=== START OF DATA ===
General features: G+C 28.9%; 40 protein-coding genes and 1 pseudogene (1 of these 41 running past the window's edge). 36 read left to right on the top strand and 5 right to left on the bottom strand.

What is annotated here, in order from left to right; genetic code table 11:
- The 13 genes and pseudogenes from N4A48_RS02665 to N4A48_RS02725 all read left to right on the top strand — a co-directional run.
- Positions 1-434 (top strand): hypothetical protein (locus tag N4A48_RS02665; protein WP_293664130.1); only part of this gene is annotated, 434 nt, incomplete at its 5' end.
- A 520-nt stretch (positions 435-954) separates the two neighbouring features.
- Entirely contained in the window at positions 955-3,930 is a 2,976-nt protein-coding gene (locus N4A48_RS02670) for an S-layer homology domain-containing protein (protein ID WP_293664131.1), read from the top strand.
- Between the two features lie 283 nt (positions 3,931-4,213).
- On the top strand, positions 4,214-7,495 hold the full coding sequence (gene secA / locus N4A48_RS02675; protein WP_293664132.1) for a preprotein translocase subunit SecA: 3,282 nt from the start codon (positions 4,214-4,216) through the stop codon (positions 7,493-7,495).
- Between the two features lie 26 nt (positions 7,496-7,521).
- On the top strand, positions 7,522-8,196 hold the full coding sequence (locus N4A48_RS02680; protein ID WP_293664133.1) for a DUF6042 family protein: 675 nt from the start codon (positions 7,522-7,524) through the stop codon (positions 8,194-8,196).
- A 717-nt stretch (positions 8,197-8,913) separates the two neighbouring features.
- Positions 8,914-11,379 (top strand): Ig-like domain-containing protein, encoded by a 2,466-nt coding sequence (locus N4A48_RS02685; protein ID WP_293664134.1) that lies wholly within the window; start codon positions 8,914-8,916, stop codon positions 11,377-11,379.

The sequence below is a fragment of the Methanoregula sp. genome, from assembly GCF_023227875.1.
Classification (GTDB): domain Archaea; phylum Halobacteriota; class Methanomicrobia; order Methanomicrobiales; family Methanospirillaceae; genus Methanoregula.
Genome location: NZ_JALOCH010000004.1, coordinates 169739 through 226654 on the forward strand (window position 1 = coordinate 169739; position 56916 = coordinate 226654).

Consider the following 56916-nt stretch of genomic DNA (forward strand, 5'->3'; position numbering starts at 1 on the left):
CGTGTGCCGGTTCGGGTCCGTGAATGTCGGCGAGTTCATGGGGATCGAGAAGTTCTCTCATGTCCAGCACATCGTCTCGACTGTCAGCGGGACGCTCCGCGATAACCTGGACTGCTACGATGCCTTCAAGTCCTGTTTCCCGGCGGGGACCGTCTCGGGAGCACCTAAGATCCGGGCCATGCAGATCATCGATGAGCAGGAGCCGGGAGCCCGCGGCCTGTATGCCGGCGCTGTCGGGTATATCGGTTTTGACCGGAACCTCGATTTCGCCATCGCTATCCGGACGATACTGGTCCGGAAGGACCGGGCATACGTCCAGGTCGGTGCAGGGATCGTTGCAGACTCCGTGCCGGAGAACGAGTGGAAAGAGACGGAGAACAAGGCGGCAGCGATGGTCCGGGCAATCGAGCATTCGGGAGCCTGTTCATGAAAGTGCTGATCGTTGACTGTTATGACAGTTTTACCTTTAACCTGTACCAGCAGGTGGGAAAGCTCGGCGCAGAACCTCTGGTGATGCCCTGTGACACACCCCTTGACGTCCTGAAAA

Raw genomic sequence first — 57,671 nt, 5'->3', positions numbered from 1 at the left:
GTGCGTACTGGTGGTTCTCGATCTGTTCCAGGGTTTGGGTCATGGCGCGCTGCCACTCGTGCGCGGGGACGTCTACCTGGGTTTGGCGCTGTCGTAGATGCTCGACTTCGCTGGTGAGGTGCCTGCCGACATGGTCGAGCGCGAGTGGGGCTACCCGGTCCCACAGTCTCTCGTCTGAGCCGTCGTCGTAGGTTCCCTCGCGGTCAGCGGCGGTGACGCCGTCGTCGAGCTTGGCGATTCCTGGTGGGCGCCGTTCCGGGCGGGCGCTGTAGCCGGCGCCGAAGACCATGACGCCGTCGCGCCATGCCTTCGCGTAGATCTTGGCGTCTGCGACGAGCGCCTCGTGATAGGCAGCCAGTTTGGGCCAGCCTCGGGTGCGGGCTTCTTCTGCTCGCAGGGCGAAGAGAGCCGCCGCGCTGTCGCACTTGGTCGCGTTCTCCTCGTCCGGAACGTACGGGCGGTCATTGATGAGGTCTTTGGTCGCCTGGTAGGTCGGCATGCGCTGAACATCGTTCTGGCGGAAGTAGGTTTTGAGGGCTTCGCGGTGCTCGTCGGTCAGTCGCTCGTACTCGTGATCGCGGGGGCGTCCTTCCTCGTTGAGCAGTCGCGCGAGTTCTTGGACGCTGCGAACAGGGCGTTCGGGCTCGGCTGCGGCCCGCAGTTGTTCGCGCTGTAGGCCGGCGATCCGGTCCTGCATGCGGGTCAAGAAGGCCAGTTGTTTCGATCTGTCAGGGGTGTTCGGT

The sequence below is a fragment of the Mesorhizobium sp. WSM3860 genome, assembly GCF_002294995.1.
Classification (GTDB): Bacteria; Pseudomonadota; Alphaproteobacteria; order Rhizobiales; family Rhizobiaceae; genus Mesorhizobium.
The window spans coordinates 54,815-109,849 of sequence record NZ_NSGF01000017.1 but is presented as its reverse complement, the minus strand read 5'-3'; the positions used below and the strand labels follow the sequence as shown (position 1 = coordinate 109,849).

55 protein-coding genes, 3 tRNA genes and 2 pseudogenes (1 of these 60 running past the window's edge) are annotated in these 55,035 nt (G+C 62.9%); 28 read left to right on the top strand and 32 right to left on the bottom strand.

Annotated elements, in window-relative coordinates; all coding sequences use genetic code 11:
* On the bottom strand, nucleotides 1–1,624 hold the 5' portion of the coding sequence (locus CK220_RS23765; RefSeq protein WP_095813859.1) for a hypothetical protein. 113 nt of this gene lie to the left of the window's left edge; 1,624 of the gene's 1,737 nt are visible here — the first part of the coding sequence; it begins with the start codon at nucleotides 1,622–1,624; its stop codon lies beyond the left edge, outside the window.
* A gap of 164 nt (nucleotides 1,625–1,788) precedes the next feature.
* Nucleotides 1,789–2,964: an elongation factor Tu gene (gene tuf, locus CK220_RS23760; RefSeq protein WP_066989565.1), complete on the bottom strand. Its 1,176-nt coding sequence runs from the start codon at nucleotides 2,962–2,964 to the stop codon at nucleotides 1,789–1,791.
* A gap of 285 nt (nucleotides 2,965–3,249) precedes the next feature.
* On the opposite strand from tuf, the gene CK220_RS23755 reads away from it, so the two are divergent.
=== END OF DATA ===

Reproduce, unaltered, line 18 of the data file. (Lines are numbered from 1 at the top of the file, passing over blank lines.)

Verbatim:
Raw genomic sequence first — 57,671 nt, 5'->3', positions numbered from 1 at the left: